• At two (2) years after program exit, recommitment rates for Secure program completers are substantially lower than for program non-completers (19.2% vs. 57.2%). This pattern holds true for each type of recommitment.
  • Completers (7.1%) are slightly lower in total recommitments to community supervision (for either a new offense or technical violation) than non-completers (14.1%)
  • Prison recommitment rates for program completers are much smaller than non-completers (10.4% vs. 38.8%).
Table 2F: Secure Drug Treatment FY 1999-00 (3-Year Follow-up), Recommitment Data by Level of Participation
  • For a three (3) year follow-up period, Secure program completers remain lower than non-completers in overall recommitments (35.7% vs. 62.6%), and this pattern is true for all recommitment types except return to supervision for a new offense.
  • The greatest differences are for recommitment to prison (new offense or technical violations) for completers (22.4%) versus non-completers (49.4%).
Table 2G: Secure Drug Treatment FY 1998-99 (4-Year Follow-up), Recommitment Data by Level of Participation
  • While the overall recommitment rate increases, program completers remain significantly lower than non-completers (42.9% vs. 66.1%).
  • About 10.7% of completers were recommitted to supervision (new offense or technical), compared to 6.5% for non-completers.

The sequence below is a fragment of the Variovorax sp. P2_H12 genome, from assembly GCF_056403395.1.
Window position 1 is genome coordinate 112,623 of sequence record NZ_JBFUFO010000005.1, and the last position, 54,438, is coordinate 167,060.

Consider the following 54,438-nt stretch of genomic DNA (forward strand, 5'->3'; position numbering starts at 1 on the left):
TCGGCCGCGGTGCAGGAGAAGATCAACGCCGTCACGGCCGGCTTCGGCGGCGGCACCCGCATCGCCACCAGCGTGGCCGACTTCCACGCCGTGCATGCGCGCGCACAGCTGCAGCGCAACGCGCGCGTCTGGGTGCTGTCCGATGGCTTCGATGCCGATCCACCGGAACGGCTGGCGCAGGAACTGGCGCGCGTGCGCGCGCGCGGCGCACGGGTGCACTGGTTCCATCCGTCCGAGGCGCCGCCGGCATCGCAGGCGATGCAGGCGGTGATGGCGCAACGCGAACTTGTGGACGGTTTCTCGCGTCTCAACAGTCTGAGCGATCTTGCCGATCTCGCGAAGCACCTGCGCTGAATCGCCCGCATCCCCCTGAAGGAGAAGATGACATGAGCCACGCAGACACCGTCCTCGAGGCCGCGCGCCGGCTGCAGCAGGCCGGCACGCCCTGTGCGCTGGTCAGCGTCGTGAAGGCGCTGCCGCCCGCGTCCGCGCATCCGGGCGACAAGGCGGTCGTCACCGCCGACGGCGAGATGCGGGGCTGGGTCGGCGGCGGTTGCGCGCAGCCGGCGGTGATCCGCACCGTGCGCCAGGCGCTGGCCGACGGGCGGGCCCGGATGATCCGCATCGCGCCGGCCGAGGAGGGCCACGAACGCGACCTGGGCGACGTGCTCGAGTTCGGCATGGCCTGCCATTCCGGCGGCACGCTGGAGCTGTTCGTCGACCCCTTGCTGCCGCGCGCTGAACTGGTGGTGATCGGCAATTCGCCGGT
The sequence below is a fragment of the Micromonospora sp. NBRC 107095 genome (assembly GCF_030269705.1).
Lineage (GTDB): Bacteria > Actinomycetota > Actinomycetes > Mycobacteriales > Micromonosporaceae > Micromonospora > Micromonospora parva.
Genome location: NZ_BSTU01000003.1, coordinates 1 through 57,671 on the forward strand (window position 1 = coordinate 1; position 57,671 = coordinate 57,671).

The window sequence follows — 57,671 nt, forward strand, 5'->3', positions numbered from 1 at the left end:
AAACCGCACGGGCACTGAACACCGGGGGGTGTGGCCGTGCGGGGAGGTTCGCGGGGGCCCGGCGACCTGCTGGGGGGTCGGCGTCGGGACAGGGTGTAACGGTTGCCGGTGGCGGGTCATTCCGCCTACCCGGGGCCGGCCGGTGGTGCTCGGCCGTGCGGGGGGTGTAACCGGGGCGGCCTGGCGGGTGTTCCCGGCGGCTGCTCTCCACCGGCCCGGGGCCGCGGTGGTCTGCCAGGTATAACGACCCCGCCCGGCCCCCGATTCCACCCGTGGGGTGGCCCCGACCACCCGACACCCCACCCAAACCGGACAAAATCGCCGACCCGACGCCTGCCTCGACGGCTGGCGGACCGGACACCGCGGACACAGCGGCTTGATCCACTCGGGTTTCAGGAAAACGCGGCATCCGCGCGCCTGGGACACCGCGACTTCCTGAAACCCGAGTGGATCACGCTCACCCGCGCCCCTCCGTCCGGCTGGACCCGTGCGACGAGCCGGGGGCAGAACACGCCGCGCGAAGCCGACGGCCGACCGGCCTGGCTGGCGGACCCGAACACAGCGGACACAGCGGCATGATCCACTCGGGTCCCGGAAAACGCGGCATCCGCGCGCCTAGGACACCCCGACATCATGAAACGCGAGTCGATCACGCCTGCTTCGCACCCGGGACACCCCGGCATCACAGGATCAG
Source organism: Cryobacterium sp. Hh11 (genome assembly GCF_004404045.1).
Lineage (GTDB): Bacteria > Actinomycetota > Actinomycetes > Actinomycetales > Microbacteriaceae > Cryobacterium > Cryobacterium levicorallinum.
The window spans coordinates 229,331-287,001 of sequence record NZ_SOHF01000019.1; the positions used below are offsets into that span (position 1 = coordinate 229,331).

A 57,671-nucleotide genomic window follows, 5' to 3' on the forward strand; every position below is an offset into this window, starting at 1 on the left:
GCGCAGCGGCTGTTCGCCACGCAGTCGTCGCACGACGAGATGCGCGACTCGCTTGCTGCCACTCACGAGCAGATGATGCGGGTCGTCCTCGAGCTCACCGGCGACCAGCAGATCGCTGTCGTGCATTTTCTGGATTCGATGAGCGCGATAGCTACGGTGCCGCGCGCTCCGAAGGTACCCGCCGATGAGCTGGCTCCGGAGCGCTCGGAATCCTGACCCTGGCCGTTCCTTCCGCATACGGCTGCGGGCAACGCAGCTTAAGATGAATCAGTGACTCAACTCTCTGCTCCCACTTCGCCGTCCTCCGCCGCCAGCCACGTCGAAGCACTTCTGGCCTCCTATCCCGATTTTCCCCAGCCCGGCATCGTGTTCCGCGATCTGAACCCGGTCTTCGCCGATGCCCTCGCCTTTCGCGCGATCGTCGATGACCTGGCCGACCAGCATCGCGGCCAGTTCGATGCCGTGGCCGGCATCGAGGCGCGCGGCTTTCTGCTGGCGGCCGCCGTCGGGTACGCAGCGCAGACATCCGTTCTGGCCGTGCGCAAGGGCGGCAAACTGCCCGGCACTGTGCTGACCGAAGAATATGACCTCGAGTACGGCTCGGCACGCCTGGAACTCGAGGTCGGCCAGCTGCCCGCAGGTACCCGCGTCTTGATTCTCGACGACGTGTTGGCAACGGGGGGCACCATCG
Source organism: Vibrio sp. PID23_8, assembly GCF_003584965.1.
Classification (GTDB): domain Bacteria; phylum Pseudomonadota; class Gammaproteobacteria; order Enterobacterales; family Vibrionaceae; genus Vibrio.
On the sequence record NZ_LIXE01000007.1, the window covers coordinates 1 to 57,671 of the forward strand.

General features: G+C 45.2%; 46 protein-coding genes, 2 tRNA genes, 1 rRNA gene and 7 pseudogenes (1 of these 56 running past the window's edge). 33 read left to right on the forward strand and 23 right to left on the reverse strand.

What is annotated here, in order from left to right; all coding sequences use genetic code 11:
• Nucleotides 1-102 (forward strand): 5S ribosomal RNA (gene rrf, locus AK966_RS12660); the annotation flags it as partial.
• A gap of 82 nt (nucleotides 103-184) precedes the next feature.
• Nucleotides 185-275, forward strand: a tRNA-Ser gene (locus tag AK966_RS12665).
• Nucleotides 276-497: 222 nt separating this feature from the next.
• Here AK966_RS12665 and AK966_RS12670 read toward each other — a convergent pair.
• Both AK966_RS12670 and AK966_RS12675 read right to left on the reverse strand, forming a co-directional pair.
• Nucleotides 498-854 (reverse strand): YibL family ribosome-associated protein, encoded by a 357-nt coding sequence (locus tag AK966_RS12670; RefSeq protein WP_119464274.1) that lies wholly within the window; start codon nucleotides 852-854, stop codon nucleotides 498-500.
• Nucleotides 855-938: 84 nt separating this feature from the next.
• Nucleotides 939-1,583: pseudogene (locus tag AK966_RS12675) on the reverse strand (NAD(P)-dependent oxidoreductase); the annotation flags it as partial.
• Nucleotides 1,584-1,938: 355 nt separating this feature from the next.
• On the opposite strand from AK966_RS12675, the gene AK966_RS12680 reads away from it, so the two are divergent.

• The greatest differences are for recommitment to prison (new offense or technical violations) for completers (21.0%) versus non-completers (49.7%).
Table 2H: Secure Drug Treatment FY 1997-98 (5-Year Follow-up), Recommitment Data by Level of Participation
  • For this cohort, at five (5) years after program completion, recommitments average 43.1% for program completers and 75.5% for non-completers.
  • Completers are slightly higher (15.7%) than non-completers (15.0%) in returns to supervision, but remain significantly lower for prison commitments (27.3% vs. 60.5%).
Table 2I: Secure Drug Treatment FY 1996-97 (6-Year Follow-up), Recommitment Data by Level of Participation
  • For this cohort, at six (6) years after program completion, recommitments average 51.6% for program completers and 78.0% for non-completers.
  • Program completers are more likely to serve another period of supervision (17.8% vs. 16.2%), but are substantially lower in prison commitments (33.7% vs. 61.7%).